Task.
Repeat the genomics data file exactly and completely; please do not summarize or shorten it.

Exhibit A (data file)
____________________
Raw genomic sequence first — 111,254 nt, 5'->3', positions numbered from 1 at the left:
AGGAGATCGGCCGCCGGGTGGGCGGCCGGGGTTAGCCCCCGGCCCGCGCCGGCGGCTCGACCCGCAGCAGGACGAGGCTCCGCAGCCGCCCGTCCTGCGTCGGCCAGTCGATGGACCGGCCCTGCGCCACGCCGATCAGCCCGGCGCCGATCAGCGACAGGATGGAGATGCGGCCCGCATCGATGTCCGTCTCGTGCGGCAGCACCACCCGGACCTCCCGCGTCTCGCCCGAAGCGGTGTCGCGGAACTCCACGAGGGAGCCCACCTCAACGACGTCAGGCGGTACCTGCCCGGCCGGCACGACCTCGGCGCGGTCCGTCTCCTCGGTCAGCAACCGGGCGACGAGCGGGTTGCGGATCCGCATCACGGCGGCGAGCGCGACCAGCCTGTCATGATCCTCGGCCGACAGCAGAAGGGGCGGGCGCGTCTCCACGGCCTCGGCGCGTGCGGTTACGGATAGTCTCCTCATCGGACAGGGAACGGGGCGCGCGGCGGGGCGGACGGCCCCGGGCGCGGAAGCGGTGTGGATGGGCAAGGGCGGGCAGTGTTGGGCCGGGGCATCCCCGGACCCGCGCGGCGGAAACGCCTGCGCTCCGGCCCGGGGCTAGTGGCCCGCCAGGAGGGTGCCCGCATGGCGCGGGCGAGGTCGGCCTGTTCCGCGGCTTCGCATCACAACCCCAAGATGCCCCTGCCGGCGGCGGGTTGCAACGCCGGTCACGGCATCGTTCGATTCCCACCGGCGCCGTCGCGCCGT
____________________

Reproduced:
Raw genomic sequence first — 111,254 nt, 5'->3', positions numbered from 1 at the left:
AGGAGATCGGCCGCCGGGTGGGCGGCCGGGGTTAGCCCCCGGCCCGCGCCGGCGGCTCGACCCGCAGCAGGACGAGGCTCCGCAGCCGCCCGTCCTGCGTCGGCCAGTCGATGGACCGGCCCTGCGCCACGCCGATCAGCCCGGCGCCGATCAGCGACAGGATGGAGATGCGGCCCGCATCGATGTCCGTCTCGTGCGGCAGCACCACCCGGACCTCCCGCGTCTCGCCCGAAGCGGTGTCGCGGAACTCCACGAGGGAGCCCACCTCAACGACGTCAGGCGGTACCTGCCCGGCCGGCACGACCTCGGCGCGGTCCGTCTCCTCGGTCAGCAACCGGGCGACGAGCGGGTTGCGGATCCGCATCACGGCGGCGAGCGCGACCAGCCTGTCATGATCCTCGGCCGACAGCAGAAGGGGCGGGCGCGTCTCCACGGCCTCGGCGCGTGCGGTTACGGATAGTCTCCTCATCGGACAGGGAACGGGGCGCGCGGCGGGGCGGACGGCCCCGGGCGCGGAAGCGGTGTGGATGGGCAAGGGCGGGCAGTGTTGGGCCGGGGCATCCCCGGACCCGCGCGGCGGAAACGCCTGCGCTCCGGCCCGGGGCTAGTGGCCCGCCAGGAGGGTGCCCGCATGGCGCGGGCGAGGTCGGCCTGTTCCGCGGCTTCGCATCACAACCCCAAGATGCCCCTGCCGGCGGCGGGTTGCAACGCCGGTCACGGCATCGTTCGATTCCCACCGGCGCCGTCGCGCCGT